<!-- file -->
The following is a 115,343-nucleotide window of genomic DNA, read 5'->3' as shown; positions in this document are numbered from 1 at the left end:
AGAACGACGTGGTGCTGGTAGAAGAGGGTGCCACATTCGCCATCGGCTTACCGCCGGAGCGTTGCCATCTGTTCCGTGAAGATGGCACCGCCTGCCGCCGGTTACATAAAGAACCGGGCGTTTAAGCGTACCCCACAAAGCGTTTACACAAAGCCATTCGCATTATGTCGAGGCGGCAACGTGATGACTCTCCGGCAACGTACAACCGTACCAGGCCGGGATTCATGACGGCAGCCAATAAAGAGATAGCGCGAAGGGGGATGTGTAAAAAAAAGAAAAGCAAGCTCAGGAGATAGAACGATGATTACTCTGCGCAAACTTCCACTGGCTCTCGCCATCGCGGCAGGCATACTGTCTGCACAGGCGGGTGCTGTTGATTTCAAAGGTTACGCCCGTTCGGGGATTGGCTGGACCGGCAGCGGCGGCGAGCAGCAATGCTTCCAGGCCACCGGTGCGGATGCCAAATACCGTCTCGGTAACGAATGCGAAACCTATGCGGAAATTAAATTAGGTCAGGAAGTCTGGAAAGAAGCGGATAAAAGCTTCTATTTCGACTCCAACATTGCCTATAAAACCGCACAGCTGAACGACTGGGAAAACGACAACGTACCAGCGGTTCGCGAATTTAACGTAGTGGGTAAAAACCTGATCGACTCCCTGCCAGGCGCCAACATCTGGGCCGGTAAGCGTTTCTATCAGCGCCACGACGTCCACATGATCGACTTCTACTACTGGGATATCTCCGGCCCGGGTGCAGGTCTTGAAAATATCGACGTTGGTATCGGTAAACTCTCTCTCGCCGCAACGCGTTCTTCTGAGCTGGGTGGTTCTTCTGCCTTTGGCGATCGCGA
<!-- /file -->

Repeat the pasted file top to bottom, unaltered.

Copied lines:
The following is a 115,343-nucleotide window of genomic DNA, read 5'->3' as shown; positions in this document are numbered from 1 at the left end:
AGAACGACGTGGTGCTGGTAGAAGAGGGTGCCACATTCGCCATCGGCTTACCGCCGGAGCGTTGCCATCTGTTCCGTGAAGATGGCACCGCCTGCCGCCGGTTACATAAAGAACCGGGCGTTTAAGCGTACCCCACAAAGCGTTTACACAAAGCCATTCGCATTATGTCGAGGCGGCAACGTGATGACTCTCCGGCAACGTACAACCGTACCAGGCCGGGATTCATGACGGCAGCCAATAAAGAGATAGCGCGAAGGGGGATGTGTAAAAAAAAGAAAAGCAAGCTCAGGAGATAGAACGATGATTACTCTGCGCAAACTTCCACTGGCTCTCGCCATCGCGGCAGGCATACTGTCTGCACAGGCGGGTGCTGTTGATTTCAAAGGTTACGCCCGTTCGGGGATTGGCTGGACCGGCAGCGGCGGCGAGCAGCAATGCTTCCAGGCCACCGGTGCGGATGCCAAATACCGTCTCGGTAACGAATGCGAAACCTATGCGGAAATTAAATTAGGTCAGGAAGTCTGGAAAGAAGCGGATAAAAGCTTCTATTTCGACTCCAACATTGCCTATAAAACCGCACAGCTGAACGACTGGGAAAACGACAACGTACCAGCGGTTCGCGAATTTAACGTAGTGGGTAAAAACCTGATCGACTCCCTGCCAGGCGCCAACATCTGGGCCGGTAAGCGTTTCTATCAGCGCCACGACGTCCACATGATCGACTTCTACTACTGGGATATCTCCGGCCCGGGTGCAGGTCTTGAAAATATCGACGTTGGTATCGGTAAACTCTCTCTCGCCGCAACGCGTTCTTCTGAGCTGGGTGGTTCTTCTGCCTTTGGCGATCGCGA